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The Meaning of Justification

Question: The Catholic Church teaches that in justification, God changes a person and makes him just and righteous. Protestants, however, understand justification as God declaring the believer as righteous. Your comments?

Answer: I am convinced that one reason for the misunderstanding between Catholics and Protestants on justification is the different definitions assigned to that crucial word -- justification. Catholics mean one thing, Protestants mean something altogether different.

We can't assign an arbitrary meaning to a biblical term. Human communication is possible because words have a definite meaning. Words are not made of plasticine and we’re not free to shape them in any way we please. Otherwise communication breaks down and comprehension is distorted.

The meaning of the word should be determined by its use in Scripture. If we really desire to know what God is saying, we need to study the meaning of biblical words as used in the Bible itself. To attribute the wrong meaning to the scriptural words is a sure guarantee not only of misunderstanding one another, but also to miss and distort God’s message.

The Catechism of the Catholic Church declares: “Justification is not only the remission of sins, but also the sanctification and renewal of the interior man.” Roman theology defines justification as making someone just (paragraphs 1989,1992). In contrast to this, Protestants understand justification as a judicial declaration. Thus, Catholics think of justification as a moral transformation beginning at baptism and continuing until death, whereas Protestants think of justification as a favorable legal judgment by God about the believer, declaring him righteous.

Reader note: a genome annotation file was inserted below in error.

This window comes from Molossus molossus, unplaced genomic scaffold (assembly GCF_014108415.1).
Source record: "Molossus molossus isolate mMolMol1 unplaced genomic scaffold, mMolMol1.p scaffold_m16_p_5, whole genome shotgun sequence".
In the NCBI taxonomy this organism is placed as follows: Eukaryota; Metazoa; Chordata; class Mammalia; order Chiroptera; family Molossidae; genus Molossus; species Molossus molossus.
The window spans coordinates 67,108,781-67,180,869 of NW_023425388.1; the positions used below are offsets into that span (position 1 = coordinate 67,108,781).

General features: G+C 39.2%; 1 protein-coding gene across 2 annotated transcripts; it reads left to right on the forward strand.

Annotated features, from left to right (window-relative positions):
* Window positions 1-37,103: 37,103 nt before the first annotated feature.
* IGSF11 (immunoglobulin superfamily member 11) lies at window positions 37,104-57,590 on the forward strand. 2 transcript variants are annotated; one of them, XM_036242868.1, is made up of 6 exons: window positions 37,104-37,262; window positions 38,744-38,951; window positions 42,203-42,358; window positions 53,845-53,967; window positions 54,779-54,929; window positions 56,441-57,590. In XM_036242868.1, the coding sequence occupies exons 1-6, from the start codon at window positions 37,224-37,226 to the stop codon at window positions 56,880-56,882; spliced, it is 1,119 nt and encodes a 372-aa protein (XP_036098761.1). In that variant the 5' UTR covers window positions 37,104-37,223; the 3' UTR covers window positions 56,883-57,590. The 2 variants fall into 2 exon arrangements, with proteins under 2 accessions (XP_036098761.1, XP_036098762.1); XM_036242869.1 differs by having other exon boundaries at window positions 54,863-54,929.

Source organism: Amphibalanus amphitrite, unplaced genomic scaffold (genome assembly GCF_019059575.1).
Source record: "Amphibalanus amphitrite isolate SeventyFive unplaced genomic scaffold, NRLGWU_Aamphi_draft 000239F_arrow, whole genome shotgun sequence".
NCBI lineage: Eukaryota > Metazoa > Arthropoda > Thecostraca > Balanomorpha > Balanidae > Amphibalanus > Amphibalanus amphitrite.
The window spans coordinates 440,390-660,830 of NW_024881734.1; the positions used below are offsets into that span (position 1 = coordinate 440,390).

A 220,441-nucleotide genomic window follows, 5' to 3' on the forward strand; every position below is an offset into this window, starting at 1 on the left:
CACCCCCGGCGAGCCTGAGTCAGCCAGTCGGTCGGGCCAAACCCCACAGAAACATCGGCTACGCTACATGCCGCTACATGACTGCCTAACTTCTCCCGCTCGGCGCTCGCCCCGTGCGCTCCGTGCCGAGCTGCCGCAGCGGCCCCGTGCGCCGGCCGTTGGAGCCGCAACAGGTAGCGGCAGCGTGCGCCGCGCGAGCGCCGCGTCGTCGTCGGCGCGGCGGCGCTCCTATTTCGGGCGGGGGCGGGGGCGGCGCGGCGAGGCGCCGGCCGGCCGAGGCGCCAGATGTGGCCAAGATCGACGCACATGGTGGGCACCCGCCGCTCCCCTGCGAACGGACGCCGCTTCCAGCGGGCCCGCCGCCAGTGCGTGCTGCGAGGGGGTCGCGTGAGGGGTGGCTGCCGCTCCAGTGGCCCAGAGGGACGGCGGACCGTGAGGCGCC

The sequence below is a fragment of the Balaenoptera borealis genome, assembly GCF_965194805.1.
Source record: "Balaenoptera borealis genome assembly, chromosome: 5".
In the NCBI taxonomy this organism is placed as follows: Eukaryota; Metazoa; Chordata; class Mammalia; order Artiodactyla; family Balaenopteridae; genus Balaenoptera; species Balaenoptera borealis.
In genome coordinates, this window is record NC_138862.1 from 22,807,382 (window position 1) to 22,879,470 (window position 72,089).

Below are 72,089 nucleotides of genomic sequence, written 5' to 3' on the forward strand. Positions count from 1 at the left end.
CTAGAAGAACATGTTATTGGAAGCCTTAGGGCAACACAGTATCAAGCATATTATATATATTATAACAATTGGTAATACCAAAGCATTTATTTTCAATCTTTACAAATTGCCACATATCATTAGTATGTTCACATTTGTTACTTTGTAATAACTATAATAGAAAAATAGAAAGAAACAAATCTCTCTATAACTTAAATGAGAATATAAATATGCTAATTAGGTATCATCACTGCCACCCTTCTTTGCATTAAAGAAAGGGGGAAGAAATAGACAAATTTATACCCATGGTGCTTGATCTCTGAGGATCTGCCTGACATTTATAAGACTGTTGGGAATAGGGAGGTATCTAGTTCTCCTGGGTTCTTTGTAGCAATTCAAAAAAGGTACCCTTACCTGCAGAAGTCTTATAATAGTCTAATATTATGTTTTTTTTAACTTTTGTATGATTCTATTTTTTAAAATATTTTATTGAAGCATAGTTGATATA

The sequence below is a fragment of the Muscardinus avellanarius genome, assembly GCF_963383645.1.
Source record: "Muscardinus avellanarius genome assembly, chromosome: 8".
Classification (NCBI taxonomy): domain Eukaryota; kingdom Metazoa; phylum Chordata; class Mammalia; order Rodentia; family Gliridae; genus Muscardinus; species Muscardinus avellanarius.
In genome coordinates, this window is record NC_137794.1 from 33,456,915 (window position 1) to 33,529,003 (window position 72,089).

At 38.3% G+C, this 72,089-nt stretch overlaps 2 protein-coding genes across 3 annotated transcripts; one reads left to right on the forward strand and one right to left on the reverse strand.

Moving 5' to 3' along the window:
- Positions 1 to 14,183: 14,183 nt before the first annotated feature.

Well then, what is the biblical use of the term justification? Is it a judicial act declaring the person righteous, or is it an action of making someone objectively righteous in himself? To answer this question, one needs to study the use of the word justification, and related words, in the Bible. Here, I cite a few passages.

  • If there is a dispute between men, and they come to court, that the judges may judge them, and they justify the righteous and condemn the wicked. (Deuteronomy 25:1).

  • He who justifies the wicked, and he who condemns the just, both of them alike are an abomination to the LORD. (Proverbs 17:15).

  • Who shall bring a charge against God’s elect? It is God who justifies. Who is he who condemns? It is Christ who died, and furthermore is also risen, who is even at the right hand of God, who also makes intercession for us. (Romans 8:33,34).

It is helpful to note that ‘to justify’ is contrasted with ‘to condemn.’ Justification is the very opposite of condemnation. Now, to condemn means to declare someone unjust and guilty; to justify must mean to declare someone just and righteous.

The concept of “making just” simply doesn’t fit. If, for the sake of argument we assume that justification has the Catholic meaning, why should God abhor the person who justifies the wicked? Would it not be a charitable thing to do, if the wicked is made righteous?

The judge’s role is to declare just the righteous and to declare unjust the wicked. That is, to justify the former and condemn the latter. The judge does not make the person unjust when he condemns him. He simply declares him as such. Similarly, in justification the judge does not make the person righteous. He simply declares him just and acquits him from any accusation.

© Dr Joseph Mizzi